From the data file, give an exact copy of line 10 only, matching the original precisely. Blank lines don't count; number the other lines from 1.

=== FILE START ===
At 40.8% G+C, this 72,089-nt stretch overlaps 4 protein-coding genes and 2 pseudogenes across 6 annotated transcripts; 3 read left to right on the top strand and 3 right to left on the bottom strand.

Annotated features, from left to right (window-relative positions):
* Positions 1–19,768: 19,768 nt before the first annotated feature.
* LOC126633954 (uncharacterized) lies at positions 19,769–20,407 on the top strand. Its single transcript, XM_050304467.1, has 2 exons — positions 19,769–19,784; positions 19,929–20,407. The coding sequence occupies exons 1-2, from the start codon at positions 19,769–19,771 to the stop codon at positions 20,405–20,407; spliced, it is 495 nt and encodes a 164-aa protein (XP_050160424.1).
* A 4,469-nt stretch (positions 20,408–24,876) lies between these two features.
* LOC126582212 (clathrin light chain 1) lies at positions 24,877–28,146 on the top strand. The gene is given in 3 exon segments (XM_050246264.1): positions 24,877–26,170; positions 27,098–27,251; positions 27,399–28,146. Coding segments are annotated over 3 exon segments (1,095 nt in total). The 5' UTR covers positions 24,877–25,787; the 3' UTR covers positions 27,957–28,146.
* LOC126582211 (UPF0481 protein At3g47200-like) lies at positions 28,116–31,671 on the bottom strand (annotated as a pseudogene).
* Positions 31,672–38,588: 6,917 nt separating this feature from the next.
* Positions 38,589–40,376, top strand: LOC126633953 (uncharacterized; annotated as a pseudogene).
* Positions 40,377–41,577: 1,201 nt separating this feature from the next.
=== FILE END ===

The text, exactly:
* Positions 40,377–41,577: 1,201 nt separating this feature from the next.